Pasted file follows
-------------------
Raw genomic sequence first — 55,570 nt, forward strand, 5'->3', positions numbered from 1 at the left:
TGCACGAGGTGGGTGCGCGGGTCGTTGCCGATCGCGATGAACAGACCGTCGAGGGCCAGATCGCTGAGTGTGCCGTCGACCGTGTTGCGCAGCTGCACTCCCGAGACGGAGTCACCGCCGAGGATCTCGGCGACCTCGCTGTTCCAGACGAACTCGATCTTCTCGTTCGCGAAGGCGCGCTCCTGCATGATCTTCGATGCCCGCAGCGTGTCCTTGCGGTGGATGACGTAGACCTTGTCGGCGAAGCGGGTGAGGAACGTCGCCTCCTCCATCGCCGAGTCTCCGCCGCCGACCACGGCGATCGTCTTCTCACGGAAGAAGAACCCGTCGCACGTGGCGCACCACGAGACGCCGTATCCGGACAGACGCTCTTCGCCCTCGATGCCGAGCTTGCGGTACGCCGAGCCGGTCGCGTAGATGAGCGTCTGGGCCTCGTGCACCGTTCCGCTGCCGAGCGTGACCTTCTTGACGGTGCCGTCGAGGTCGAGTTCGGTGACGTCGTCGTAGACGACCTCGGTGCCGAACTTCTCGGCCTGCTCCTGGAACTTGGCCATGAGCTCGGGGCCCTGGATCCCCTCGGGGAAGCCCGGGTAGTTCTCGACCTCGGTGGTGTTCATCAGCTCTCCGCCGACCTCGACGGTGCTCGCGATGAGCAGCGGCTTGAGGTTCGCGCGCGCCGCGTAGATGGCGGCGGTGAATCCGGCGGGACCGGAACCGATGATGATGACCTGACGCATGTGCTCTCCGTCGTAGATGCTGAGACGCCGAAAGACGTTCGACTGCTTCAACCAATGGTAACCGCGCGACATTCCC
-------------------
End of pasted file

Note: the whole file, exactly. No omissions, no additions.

Raw genomic sequence first — 55,570 nt, forward strand, 5'->3', positions numbered from 1 at the left:
TGCACGAGGTGGGTGCGCGGGTCGTTGCCGATCGCGATGAACAGACCGTCGAGGGCCAGATCGCTGAGTGTGCCGTCGACCGTGTTGCGCAGCTGCACTCCCGAGACGGAGTCACCGCCGAGGATCTCGGCGACCTCGCTGTTCCAGACGAACTCGATCTTCTCGTTCGCGAAGGCGCGCTCCTGCATGATCTTCGATGCCCGCAGCGTGTCCTTGCGGTGGATGACGTAGACCTTGTCGGCGAAGCGGGTGAGGAACGTCGCCTCCTCCATCGCCGAGTCTCCGCCGCCGACCACGGCGATCGTCTTCTCACGGAAGAAGAACCCGTCGCACGTGGCGCACCACGAGACGCCGTATCCGGACAGACGCTCTTCGCCCTCGATGCCGAGCTTGCGGTACGCCGAGCCGGTCGCGTAGATGAGCGTCTGGGCCTCGTGCACCGTTCCGCTGCCGAGCGTGACCTTCTTGACGGTGCCGTCGAGGTCGAGTTCGGTGACGTCGTCGTAGACGACCTCGGTGCCGAACTTCTCGGCCTGCTCCTGGAACTTGGCCATGAGCTCGGGGCCCTGGATCCCCTCGGGGAAGCCCGGGTAGTTCTCGACCTCGGTGGTGTTCATCAGCTCTCCGCCGACCTCGACGGTGCTCGCGATGAGCAGCGGCTTGAGGTTCGCGCGCGCCGCGTAGATGGCGGCGGTGAATCCGGCGGGACCGGAACCGATGATGATGACCTGACGCATGTGCTCTCCGTCGTAGATGCTGAGACGCCGAAAGACGTTCGACTGCTTCAACCAATGGTAACCGCGCGACATTCCC